What is Malicious Interference of a Will?

Your grandmother made a will years ago. She updated it after all her grandchildren were born. She worked hard and earned a good living and received an inheritance from her late husband. All told, she plans to leave over two  million dollars to her children and grandchildren. However, an interloping child (your aunt) convinces your grandmother to leave everything to her and just her. Your grandmother dies and everyone finds out about the will. What can you do?

It’s no secret that you can challenge a will in NC. However, challenging a will, also known as a caveat proceeding, just invalidates a will. It doesn’t provide redress for other harms created by the person who may have unduly influenced the maker of the will (Testator). For that, and other actions that interfere with an inheritance, NC has recognized a cause of action called Malicious and Wrongful Interference with the Making of a Will. The cause of action is considered to be a “tort.” Torts aren’t delicious pastries but legal wrongdoings.

Other than being a mouthful, it may also be a very valuable avenue to seek redress for legal harms done by an offending family member. But the existence of this remedy begs a couple of questions:

  1. What are the elements of Malicious and Wrongful Interference with the Making of a Will? In other words, how do you prove your case?
  2. Must a will caveat be filed prior to seeking any tortious remedy or can the claim be brought independently?
  1.     Elements

         The case law regarding this cause of action in North Carolina is rather sparse—although NC is one of the first states to recognize it. The following are cases dealing with this cause of action.

–       Dulin v. Bailey, 90 S.E. 689 (N.C. 1916), recognizing that a cause of action exists where a legal heir was deprived of an inheritance by defendant’s destruction of a will and admission of a previous will to probate.

–       Bohannon v. Trust Co., 210 N.C. 679, 188 S.E. 390 (1936), recognizing that there was a cause of action where a legal heir was deprived of inheritance due to the fraudulent inducement of the testator by defendants.

–       Griffin v. Baucom, 328 S.E.2d 38 (1985), recognizing that there was a cause of action where a legal heir was deprived of inheritance due to defendant’s undue influence upon the testator.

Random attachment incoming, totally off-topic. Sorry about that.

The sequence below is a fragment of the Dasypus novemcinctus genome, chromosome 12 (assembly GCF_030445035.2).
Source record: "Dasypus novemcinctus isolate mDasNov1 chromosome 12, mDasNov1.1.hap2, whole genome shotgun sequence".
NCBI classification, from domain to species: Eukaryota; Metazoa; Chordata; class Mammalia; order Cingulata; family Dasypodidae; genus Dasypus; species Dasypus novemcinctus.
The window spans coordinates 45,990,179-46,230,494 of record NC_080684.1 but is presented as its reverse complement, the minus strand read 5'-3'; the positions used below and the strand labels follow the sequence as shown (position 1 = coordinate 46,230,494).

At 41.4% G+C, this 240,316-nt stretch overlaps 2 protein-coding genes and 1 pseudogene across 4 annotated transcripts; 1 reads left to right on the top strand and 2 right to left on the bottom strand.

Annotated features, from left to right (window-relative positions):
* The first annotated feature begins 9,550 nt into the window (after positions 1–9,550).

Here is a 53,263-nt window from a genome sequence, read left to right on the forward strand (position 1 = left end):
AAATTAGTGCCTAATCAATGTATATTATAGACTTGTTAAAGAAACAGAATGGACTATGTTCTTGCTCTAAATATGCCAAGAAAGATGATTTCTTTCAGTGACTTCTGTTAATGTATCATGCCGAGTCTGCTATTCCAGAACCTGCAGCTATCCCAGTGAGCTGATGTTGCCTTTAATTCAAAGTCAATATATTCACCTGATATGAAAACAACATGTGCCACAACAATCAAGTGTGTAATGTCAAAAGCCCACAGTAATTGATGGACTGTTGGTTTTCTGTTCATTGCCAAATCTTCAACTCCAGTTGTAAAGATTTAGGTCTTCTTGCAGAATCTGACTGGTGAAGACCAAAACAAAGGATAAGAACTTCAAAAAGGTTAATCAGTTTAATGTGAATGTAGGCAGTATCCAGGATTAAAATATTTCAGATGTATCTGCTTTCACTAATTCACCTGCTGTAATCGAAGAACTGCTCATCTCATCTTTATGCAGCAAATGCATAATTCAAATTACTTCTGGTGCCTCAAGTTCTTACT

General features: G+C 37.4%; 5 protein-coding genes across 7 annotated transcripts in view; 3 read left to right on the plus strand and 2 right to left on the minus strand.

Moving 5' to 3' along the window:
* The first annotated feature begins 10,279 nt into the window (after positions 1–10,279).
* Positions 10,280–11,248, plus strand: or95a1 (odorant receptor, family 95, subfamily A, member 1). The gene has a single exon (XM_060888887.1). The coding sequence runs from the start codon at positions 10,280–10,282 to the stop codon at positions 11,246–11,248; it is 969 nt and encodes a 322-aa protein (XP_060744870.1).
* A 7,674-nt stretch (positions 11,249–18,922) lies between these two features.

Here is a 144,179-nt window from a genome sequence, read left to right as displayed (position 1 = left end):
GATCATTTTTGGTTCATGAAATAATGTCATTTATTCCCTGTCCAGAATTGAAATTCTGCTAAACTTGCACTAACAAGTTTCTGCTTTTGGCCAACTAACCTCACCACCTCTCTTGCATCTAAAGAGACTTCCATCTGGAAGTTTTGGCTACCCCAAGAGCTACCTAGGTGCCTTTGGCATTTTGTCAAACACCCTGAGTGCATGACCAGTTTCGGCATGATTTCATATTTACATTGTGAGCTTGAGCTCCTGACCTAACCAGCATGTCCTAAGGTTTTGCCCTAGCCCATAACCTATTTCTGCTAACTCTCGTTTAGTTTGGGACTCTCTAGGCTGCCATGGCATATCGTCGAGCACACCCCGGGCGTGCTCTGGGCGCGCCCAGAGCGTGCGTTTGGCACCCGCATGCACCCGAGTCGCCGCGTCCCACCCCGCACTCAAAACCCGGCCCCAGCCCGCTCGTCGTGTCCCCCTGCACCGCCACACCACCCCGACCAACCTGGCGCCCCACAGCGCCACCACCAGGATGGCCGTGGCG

None of these cases, however, specify how to establish a prima facie claim, much less what the constituent elements of the claim are. Looking at the Restatement (Second) of Torts § 774B Intentional Interference with Inheritance or Gift, it seems to mean any intentionally tortious means.

. . . [T]he liability stated in this Section is limited to cases in which the actor has interfered with the inheritance or gift by means that are independently tortious in character. The usual case is that in which the third person has been induced to make or not to make a bequest or a gift by fraud, duress, defamation or tortious abuse of fiduciary duty, or has forged, altered or suppressed a will or a document making a gift

  • 774B Comment C. “Tortious Means”.

         The most explicit statement of the tort comes from Griffin: “if one maliciously interferes with the making of a will, or maliciously induces one by means of undue influence to revoke a will, the party injured can maintain an action against the wrong doer.” Id. at 41. Thus, the elements broken down are: (1) malicious interference; or (2) malicious inducement; or (3) undue influence; (4) that interferes with the making of a will; or (5) causes its revocation.

         While the court in Griffin did not define “malicious interference/inducement”, they did define “undue influence”.

  1.       Undue Influence

         Undue influence is stated by the court as follows: